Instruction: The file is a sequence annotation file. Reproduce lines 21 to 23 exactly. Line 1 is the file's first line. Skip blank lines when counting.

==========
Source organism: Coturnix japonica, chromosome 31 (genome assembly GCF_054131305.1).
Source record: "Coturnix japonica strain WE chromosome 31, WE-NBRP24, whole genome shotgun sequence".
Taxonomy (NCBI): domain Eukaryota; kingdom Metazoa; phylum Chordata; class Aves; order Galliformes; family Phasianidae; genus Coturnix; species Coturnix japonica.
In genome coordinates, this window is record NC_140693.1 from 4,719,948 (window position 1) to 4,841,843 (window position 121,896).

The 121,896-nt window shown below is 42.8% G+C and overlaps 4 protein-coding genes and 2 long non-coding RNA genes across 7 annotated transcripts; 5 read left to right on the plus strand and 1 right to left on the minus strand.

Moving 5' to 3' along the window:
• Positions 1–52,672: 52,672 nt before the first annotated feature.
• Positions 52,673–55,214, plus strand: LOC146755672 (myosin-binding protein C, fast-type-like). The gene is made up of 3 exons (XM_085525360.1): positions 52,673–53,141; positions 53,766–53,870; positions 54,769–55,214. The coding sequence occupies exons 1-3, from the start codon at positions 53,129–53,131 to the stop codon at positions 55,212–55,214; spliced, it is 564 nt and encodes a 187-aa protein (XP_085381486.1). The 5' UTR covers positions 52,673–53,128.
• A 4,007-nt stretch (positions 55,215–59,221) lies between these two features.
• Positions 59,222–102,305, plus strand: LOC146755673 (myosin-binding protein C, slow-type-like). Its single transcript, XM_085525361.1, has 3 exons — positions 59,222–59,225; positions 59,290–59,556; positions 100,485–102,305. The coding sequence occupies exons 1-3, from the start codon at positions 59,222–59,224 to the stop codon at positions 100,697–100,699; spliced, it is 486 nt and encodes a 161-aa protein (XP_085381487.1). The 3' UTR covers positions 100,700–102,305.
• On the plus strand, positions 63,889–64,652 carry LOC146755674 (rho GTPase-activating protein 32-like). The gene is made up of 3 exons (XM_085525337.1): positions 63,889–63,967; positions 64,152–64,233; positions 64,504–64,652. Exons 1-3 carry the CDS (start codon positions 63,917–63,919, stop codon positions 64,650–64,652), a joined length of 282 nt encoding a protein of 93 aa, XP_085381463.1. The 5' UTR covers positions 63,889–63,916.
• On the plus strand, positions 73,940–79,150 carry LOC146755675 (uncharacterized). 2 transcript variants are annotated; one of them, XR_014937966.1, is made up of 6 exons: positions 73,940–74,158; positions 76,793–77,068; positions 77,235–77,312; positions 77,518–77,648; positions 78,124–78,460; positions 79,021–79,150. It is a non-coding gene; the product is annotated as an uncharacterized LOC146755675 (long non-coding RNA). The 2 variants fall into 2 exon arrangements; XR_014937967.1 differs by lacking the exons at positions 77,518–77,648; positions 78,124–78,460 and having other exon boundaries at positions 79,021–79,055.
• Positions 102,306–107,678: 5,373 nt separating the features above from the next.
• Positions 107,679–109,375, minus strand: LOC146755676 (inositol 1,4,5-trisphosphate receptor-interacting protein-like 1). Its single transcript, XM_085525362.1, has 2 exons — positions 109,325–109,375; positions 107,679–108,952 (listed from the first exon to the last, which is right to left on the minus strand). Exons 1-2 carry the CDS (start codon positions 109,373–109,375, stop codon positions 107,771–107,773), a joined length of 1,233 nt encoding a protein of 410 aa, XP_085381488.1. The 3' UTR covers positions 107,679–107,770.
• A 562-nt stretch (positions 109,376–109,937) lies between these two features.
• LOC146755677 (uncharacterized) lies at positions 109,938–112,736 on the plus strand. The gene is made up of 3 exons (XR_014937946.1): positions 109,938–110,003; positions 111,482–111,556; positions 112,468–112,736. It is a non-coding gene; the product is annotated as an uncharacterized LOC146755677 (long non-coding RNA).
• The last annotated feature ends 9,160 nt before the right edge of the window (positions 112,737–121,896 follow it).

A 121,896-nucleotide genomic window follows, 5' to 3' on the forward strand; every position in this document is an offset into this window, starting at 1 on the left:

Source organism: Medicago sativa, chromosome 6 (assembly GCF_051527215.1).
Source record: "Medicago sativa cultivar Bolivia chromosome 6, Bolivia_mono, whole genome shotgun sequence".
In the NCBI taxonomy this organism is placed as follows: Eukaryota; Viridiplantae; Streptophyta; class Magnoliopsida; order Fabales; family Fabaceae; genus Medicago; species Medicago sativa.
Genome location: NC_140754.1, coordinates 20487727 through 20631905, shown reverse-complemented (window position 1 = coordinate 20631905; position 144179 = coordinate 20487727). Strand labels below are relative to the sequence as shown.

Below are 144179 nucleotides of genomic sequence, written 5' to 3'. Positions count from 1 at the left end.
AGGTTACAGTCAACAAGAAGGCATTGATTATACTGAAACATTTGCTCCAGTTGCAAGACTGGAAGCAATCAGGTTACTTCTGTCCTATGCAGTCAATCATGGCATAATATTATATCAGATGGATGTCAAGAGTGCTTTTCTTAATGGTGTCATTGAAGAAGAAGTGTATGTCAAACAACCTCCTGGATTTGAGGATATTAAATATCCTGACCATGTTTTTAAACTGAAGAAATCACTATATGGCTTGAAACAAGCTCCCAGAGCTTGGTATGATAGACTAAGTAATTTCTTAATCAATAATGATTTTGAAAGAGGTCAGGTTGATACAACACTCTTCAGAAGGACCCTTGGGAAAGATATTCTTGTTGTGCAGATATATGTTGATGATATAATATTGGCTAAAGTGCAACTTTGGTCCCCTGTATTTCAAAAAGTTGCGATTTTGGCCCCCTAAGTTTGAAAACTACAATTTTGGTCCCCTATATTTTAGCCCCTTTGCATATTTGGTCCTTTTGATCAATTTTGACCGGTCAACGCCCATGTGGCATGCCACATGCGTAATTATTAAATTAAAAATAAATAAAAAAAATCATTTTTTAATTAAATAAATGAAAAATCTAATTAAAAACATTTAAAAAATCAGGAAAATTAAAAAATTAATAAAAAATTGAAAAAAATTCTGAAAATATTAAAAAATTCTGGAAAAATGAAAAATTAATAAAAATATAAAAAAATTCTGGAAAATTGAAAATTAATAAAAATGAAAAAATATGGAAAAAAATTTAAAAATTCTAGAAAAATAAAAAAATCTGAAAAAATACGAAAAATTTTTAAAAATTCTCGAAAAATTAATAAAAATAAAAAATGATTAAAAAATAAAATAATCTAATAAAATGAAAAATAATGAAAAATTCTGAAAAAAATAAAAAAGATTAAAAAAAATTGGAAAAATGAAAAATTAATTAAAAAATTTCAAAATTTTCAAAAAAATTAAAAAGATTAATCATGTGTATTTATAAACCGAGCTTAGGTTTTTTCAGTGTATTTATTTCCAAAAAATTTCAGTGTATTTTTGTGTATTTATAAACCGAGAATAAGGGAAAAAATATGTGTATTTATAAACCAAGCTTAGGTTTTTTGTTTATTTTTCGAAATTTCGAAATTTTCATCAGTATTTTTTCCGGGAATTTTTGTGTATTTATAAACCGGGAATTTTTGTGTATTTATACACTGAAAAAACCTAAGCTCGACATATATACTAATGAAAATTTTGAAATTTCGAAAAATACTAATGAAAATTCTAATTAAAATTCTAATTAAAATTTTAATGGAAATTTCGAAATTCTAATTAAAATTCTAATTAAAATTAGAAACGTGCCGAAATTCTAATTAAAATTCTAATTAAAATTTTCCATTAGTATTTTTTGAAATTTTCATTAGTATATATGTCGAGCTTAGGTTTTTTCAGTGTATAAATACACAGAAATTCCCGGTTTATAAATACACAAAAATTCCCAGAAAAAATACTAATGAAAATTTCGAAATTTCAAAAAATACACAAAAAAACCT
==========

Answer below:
In the NCBI taxonomy this organism is placed as follows: Eukaryota; Viridiplantae; Streptophyta; class Magnoliopsida; order Fabales; family Fabaceae; genus Medicago; species Medicago sativa.
Genome location: NC_140754.1, coordinates 20487727 through 20631905, shown reverse-complemented (window position 1 = coordinate 20631905; position 144179 = coordinate 20487727). Strand labels below are relative to the sequence as shown.

Below are 144179 nucleotides of genomic sequence, written 5' to 3'. Positions count from 1 at the left end.